Unplug Your Wedding!
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When was the last time you attended a gig without a sea of smartphones blocking your view of the stage?
You’d think the audience who paid for tickets would much rather watch the actual show than the shitty footage they’re taking on their devices. But apparently, their obsession with documenting every little thing that happens in their life is more important.
It has become so second nature in modern society to film and photograph every moment that we’ve ended up with a really disturbing trend, so even the notion to unplug your wedding seems disastrous and painful.
I’m not the only one who is constantly being blocked by amateurs… there are loads of photographers who have this complaint from every wedding: when they load up the shots they have taken they can hardly find any that don’t have some dick holding up a smartphone in the background. So what is the solution?
Enter: The unplugged wedding
The concept is simple: politely ask (or downright DEMAND) your guests to leave the documentation of your big day to the professionals you hired.
You’ll be paying your photographer and videographer thousands of dollars. You might as well not have a bunch of smartphones blocking the shots, right?
But how can you make sure all your guests follow this simple rule? The crap news is you can’t, not completely anyway.
The good news is it’s heaps easier for your photographer and videographer to handle a couple of hard-headed guests than an entire venue’s worth of camera-happy wankers (can you tell how much this pisses me off yet?).
How to unplug your wedding
A lot of couples only limit the no-photos-and-videos rule to the ceremony itself. Guests can take as many of their own dodgy photos and videos as they want at the reception. It’s a celebration, after all. People should be able to have fun and show everyone on social media.
Of course, if you want, you can also do a full smart device camera blackout. The downside is that you won’t have any photos and videos to look at until the official ones come out—that and you’ll probably annoy some guests.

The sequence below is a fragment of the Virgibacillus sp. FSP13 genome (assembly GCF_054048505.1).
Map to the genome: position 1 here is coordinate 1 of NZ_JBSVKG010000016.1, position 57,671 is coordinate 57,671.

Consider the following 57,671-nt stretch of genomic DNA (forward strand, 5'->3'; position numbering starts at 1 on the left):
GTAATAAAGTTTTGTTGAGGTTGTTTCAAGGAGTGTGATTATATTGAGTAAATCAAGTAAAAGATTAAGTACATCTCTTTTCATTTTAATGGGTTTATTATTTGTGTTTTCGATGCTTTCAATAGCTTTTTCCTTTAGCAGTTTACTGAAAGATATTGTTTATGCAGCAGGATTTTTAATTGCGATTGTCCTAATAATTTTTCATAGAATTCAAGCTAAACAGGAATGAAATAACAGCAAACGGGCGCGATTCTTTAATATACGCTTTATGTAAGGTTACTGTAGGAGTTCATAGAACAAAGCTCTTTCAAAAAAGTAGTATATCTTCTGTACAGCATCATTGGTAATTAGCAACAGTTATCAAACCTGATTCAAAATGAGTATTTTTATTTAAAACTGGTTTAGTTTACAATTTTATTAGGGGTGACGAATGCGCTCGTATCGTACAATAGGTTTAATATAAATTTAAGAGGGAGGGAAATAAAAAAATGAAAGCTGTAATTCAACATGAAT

Either way, if you want to up your chances of getting as many people as possible on board with your decision to go unplugged, there are a couple of things you can do:
- First, get the word out. Do it early. Use your invites to let everyone know you’re doing an unplugged wedding. This will help you weed out anyone who’s absolutely against the idea early on.
- Explain to the guests why you’re doing it (not just because your photographer will be frustrated, but so you can have more than a handful of stunning, high-quality photos that look like a wedding… and not like you have only invited people with phones for heads)
- Remind your guests about it several times before the ceremony starts. Come up with some good threats… like if you pull out your smartphone you’re buying your own drinks—that will make them think twice! It’s also a good idea to mention this to your celebrant so they can make an announcement before the bride’s big entrance.
- If you’d rather your guests didn’t document any part of the wedding and reception, find a way to give them photos to take home (e.g. a photo booth or you could hand out some polaroid cameras).
At the end of the day, it’s all about you and your partner
Will all your guests be happy about your decision to go unplugged? Probably not. But who cares? It’s not their day, it’s yours.
You may need to set aside five minutes for Nana or Aunt Susan to take their own shots after the ceremony and during the reception. And that’s ok because it will save me from producing dozens of beautifully posed shots… of someone else’s back.
The trade-off of being able to unplug your wedding? Your official photos and videos will definitely turn out spectacular. And… who would have thought… the guests will look like they’re having a good time too.
If people freak out about this one… repeat after me… IT’S YOUR DAY. Not theirs.
If they can’t set aside their obsessive need to document every single thing, then maybe you’re not as important to them as you thought and they probably shouldn’t be at your wedding in the first place.
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